Faculty Spotlight: Glaucia Helena Carvalho do Prado
Assistant professor of teaching Glaucia Helena Carvalho do Prado joined UC Davis in fall 2021, energized by the opportunity to connect with the diverse campus and share her background in food engineering to show students how to apply their skill sets to a variety of fields.
Prado received her Ph.D. in chemical engineering from the University of Alberta, but she came into the field through food engineering. Food engineering, which is popular in her native Brazil, is a combination of food science and chemical engineering that prepares students to work in food processing. As she worked toward her Ph.D. doing petroleum research, she proved how transferrable the skills were.
“Basically, what I had to learn was the behavior and properties of crude oil instead of milk, chocolate, vegetable oil,” she said. “All of the principles—heat transfer, the oxidation reactions, thermodynamics—are the same, you just need to apply it to a new material.”
That insight informs her teaching and it’s something she uses to connect with students in class. She likes to survey her students about career goals and interests so she can use their interests to show how the concepts they’re learning are applicable. This fall, she says one student wanted to develop their own line of skin care products, so she used skin care products as an example to explain supercritical fluids to the class.
“I must have a connection with the students,” she said.
A New Food Engineering Class
Prado is teaching chemical engineering thermodynamics (ECH 152) this fall and will be co-teaching the kinetics and reactor design lab (ECH 155) in winter quarter. She’s most excited, however, to pilot a new undergraduate course in food engineering this spring. She plans to show students how to apply chemical engineering concepts to food systems and teach them the nuances of the industry.
“I want students to think about how entropy that we learn in thermodynamics is related to food products like chocolate, and what that has to do with getting the perfect texture for chocolate,” she said.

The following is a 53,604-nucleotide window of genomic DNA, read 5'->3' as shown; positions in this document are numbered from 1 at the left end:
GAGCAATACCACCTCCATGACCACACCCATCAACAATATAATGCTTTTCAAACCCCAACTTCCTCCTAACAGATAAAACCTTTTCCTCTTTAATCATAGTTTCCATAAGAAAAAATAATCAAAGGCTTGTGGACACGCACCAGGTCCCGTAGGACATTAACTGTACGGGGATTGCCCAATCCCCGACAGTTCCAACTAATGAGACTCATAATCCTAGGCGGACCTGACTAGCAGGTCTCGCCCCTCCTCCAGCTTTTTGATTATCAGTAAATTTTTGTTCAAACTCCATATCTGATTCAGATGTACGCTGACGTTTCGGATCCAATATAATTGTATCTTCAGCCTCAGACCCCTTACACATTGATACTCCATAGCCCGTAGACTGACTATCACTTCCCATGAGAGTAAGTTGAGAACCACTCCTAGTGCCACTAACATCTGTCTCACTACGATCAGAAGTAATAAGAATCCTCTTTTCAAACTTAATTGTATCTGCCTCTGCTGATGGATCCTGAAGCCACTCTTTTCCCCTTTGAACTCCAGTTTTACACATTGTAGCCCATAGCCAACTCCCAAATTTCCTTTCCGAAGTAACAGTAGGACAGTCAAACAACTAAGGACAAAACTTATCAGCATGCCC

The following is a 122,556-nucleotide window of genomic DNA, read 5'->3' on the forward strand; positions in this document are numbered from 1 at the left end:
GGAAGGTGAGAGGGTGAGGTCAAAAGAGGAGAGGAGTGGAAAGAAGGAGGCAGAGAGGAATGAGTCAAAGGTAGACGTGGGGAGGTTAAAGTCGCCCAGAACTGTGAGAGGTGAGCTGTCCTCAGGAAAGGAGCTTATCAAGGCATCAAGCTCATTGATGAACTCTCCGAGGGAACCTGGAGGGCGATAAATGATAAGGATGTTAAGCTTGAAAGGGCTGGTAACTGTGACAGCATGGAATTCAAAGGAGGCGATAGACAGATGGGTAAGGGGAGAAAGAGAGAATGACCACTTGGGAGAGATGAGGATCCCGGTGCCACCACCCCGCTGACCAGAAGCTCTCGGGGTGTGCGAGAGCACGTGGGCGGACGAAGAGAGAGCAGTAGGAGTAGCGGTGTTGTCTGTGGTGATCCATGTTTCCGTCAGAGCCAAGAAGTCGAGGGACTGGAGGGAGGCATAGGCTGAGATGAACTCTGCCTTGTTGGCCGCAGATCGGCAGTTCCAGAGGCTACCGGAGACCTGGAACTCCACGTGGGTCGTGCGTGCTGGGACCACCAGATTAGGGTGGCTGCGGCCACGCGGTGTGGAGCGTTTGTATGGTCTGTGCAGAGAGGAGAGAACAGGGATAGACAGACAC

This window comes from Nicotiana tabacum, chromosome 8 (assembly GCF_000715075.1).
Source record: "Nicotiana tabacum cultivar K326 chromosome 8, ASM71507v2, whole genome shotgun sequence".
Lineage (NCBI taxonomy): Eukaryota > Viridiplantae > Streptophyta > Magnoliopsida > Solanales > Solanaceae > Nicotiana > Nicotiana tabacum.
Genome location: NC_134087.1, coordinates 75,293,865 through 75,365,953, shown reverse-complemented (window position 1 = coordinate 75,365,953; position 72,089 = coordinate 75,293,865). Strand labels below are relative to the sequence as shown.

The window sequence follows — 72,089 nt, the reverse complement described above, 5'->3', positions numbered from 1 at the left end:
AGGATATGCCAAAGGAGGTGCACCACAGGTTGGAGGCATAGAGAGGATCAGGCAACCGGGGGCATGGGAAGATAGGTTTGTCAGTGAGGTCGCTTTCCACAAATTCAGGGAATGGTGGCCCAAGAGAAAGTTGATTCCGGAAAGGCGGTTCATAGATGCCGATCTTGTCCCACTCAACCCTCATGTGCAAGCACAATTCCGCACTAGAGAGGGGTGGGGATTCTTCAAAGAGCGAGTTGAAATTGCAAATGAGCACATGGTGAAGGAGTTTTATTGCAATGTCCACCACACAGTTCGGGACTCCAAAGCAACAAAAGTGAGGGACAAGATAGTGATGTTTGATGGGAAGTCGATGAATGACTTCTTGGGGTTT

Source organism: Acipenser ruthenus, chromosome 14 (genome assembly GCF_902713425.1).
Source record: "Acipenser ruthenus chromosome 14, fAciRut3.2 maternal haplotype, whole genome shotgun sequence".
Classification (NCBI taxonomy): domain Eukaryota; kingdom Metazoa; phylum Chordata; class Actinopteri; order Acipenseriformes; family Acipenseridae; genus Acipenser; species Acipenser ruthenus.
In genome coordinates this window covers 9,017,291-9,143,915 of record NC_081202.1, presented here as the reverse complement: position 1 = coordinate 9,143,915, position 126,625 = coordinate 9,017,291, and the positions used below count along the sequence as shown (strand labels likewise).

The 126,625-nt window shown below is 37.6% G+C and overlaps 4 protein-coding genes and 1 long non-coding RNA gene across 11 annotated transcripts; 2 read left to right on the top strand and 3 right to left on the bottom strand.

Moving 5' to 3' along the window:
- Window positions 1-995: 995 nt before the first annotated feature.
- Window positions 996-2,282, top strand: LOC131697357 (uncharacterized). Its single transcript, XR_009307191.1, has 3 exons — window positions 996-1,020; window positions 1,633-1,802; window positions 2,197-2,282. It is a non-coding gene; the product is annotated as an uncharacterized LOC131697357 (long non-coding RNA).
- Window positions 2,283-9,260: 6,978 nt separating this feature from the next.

While cost, energy efficiency and yield are still important, food engineers also need to think about safety, taste and texture when they design products—something other industries wouldn’t take into consideration.
“Every process parameter that you change, such as temperature and pressure, is going to affect the taste and the texture of the final product and your consumers are going to notice,” she said.
She plans to have students look at case studies in food engineering and complete cooking assignments to learn the concepts that can prepare them for food industry careers.
“I want to expose chemical engineering students to everything that takes place in the food industry so if they end up working as food processing engineers, they have this knowledge,” she said.
As part of her position, Prado will research ways to improve learning in chemical engineering courses and study new forms of assessments beyond homework and tests that may give students a better experience.
Prado was the first in her immediate family to go to college, so she wants to pay it forward by working with women and low-income students in engineering. Her goal is to learn what causes them to quit their programs and what faculty and institutions can do to remove these barriers and increase retention.
She is also interested in researching the career goals of women in chemical engineering around the world. Her food engineering program at the University of Campinas in Brazil was around 80% women, so she wonders if there are similar trends in the U.S., Canada or the Middle East, and if programs can use this to their advantage to get more women into chemical engineering.
“I want to research that and see the difference among different cultures in the career interests of female students,” she said. “Because then you can design the curriculum to attract and improve the number of female students in chemical engineering.”